Social & Domestic Issues

‘Contracepting’ a campaign

Iran is showing new signs of belligerence, home foreclosures are rising again and the president has just released a budget that adds to the country’s already stifling debt. So what are Democrats and the liberal media focused on months ahead of a crucial election?
Contraceptives, of course.

The Democrats intend to make birth control a major theme of the 2012 election, especially if Rick Santorum is the Republican Party’s presidential nominee. They no doubt believe Santorum’s views on birth control will crush his chances with female voters.

But Santorum’s stance on birth control strikes the correct balance between his strongly-held private, personal views and policymaking in a pluralistic society.

As Santorum’s campaign has surged, so have attacks on his views on birth control. He’s been hounded by liberal debate moderators and lambasted by political commentators of every stripe.

“Rick Santorum’s War on Contraception,” ran a headline on a liberal website last week. A conservative commentator suggested Santorum needs to deliver a JFK-style contraception speech to reassure voters that he won’t take away their birth control.

So which of Santorum’s views seem to have offended so many? Santorum says he is “not a believer in birth control” and thinks that it is harmful to women and society. He believes sex should be reserved for marriage, and for the purpose of creating children.

Most controversially, Santorum once said that issues surrounding contraception and the meaning of sex “are important public policy issues [that] have profound impact on the health of our society.” This is the comment that some have interpreted as proof that a President Santorum would ban contraceptives.

But he was merely stating what is obvious to everyone. Our contraceptive society, in which pre-marital sex is the norm, has resulted in soaring rates of out of wedlock birth and other problems. The cost to our society of millions of children being raised in father-less homes is beyond calculation.

Of course, when speaking about birth control, Santorum usually adds that he believes it “should be legal in the United States,” “that the states should not ban it,” and that “I would oppose any effort to ban it.” Santorum has voted for laws that subsidize contraception for poor Americans, including Title X, which is a government program that provides family planning to poor people at taxpayer expense.

There is no “war” on contraception. Such accusations are meant to distract voters from the real debate: over whether Catholic and other religious institutions should be forced to provide and pay for contraceptives and abortion-inducing drugs, and whether taxpayers should be forced to foot the bill.

Santorum’s views on contraception aren’t extreme; they are perfectly in line with the tenets of the Catholic Church, the church to which one quarter of Americans belong. It’s true that most Catholics do not practice the church’s teachings on contraception. But it is unlikely that many will hold it against Santorum for doing so. Many even respect him for it.

Santorum’s belief that contraceptives have been harmful to society also comes directly from Catholic teaching on the dignity of human life. In the 1968 encyclical Humanae Vitae, (“Of Human Life”), Pope Paul VI warned against the use of artificial birth control and predicted a general lowering of morality should contraception become widely available.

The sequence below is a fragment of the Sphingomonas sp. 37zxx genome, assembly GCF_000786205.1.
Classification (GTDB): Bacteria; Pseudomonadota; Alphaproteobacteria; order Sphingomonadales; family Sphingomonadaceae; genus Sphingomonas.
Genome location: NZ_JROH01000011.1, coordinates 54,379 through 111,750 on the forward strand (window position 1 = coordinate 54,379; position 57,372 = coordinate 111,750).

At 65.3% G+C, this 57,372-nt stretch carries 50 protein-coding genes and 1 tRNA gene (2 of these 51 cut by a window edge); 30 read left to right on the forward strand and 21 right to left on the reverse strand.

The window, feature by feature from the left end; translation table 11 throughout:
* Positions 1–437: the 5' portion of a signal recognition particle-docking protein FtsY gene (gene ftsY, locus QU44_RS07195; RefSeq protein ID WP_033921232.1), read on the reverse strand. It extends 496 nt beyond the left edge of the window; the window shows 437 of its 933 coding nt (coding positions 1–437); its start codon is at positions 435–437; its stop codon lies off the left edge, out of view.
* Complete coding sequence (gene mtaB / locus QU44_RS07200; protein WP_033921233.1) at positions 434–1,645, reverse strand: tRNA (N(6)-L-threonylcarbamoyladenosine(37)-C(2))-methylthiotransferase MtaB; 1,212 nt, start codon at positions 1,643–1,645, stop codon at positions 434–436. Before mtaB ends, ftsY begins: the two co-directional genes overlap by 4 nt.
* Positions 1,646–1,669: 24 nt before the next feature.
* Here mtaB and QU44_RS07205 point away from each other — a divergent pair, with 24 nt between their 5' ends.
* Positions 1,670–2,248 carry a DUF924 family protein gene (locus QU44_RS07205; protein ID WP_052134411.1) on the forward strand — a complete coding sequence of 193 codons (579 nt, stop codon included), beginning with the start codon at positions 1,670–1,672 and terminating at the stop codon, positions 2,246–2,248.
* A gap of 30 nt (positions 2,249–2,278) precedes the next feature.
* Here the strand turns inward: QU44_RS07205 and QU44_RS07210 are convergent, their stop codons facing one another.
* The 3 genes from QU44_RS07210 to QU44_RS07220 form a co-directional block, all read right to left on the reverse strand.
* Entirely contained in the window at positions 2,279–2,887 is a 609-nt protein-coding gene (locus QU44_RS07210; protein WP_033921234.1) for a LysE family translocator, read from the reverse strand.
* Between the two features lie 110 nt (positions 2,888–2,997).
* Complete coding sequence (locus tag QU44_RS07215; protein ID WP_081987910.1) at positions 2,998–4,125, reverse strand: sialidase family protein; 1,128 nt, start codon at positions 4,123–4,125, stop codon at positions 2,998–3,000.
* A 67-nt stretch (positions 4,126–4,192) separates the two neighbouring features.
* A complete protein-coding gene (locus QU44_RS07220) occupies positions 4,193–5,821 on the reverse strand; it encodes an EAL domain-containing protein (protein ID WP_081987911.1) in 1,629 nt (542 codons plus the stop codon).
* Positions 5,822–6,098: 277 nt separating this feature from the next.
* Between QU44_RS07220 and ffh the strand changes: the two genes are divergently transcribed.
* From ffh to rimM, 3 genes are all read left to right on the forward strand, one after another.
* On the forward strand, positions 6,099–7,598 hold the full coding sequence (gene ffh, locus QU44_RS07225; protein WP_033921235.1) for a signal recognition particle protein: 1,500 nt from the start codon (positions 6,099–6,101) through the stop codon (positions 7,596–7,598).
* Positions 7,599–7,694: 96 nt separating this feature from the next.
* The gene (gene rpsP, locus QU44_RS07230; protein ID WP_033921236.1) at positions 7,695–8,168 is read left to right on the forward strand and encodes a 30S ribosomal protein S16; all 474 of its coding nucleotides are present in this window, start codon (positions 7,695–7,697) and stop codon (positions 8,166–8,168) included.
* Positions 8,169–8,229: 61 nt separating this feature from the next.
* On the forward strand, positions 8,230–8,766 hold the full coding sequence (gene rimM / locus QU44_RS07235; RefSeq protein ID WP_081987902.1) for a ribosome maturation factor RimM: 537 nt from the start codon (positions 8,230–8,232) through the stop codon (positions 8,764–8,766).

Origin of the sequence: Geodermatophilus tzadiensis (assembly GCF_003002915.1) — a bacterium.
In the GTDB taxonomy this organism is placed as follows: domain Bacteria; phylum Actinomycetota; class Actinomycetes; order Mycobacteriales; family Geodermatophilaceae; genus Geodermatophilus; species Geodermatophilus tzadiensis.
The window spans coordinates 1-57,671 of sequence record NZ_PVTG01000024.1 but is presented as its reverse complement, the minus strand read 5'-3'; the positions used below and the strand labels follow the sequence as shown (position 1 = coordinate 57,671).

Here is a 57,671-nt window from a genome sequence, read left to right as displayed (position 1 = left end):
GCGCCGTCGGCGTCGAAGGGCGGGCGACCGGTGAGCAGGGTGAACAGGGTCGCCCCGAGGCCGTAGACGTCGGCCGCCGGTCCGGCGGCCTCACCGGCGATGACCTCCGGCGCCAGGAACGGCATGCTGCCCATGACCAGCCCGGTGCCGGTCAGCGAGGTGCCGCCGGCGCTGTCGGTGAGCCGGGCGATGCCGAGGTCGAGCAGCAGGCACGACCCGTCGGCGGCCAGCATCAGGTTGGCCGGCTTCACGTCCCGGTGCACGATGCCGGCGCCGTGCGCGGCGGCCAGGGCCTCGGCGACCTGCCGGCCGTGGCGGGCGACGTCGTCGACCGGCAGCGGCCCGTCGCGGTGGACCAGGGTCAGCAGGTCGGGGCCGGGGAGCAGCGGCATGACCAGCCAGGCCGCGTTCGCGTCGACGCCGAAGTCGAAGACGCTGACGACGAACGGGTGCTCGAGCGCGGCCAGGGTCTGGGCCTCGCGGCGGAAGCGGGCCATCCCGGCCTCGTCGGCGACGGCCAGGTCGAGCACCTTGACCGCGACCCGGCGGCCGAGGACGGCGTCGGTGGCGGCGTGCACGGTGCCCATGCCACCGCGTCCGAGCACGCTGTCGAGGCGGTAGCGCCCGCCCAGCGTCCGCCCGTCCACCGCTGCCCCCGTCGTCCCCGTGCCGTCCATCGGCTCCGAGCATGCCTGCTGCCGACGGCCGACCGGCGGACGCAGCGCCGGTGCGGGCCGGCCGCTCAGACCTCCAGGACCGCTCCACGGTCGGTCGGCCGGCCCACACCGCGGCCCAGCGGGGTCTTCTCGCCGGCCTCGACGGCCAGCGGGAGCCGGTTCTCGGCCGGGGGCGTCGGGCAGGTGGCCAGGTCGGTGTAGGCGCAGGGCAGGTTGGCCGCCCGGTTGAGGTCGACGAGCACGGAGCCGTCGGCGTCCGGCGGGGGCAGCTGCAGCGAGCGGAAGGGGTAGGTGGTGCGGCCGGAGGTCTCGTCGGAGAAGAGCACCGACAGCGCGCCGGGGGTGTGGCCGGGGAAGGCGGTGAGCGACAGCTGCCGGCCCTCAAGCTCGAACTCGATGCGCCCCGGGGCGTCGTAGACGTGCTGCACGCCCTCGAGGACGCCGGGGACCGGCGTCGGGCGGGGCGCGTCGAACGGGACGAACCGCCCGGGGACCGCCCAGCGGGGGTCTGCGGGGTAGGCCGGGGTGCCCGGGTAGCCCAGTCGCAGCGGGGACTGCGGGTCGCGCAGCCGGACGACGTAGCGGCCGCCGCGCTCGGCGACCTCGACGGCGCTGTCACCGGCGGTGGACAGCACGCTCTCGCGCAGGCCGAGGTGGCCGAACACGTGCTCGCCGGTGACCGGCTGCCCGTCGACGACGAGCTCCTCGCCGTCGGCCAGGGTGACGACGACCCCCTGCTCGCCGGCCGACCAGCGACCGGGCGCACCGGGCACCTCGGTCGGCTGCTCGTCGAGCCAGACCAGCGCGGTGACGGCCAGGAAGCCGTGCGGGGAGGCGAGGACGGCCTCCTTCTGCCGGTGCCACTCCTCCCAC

It’s impossible to deny that that prediction has come true. The last 45 years have been defined by skyrocketing rates of unintended pregnancy, abortion, out of wedlock birth, STDs and sexual addiction. And today, evolving drug-resistant strains of sexually-transmitted diseases create great concern in the medical community that soon may not have the medicines they need to combat them.

It’s hard to imagine that contraceptives could be any more available than they already are. As the left has been constantly telling us over the last few weeks, 98% of American women use contraceptives at some point in their lives. Access is not the issue.

According to a Guttmacher Institute study of 10,000 women who had abortions and were not using contraceptives when they conceived, less than one in ten said they could not afford birth control or did not know where to get it.

And in the places where contraceptives are most available, we see highest rates of the above maladies. Consider New York City, where more than 40% of pregnancies are aborted, nearly twice the national average.

The Big Apple is also the contraception capital of America. Free or low cost birth control is available to anyone in the city, whose officials hand out millions of free condoms every month and distribute pocket-sized guides directing residents to where they can pick up free birth control.  The city has its own brand of condoms, NYC Condoms.

Free birth control has not helped lower America’s sky-high abortion rate, and the reverse is probably true. 

It is a sign of the sickness of our political culture that Santorum’s private life and personal views on the use of contraceptives have become a campaign issue. Santorum has made a private choice not to use contraceptives and, when asked, he explains why with refreshing candor, while also publicly supporting the right of others to choose differently.

The Left has always claimed to support the right of citizens to make private reproductive choices. But suddenly what Rick Santorum believes and does behind closed doors has become not only the business of liberals but also an issue of vital importance to voters.  Once again, the left demonizes all choices that are not their own.

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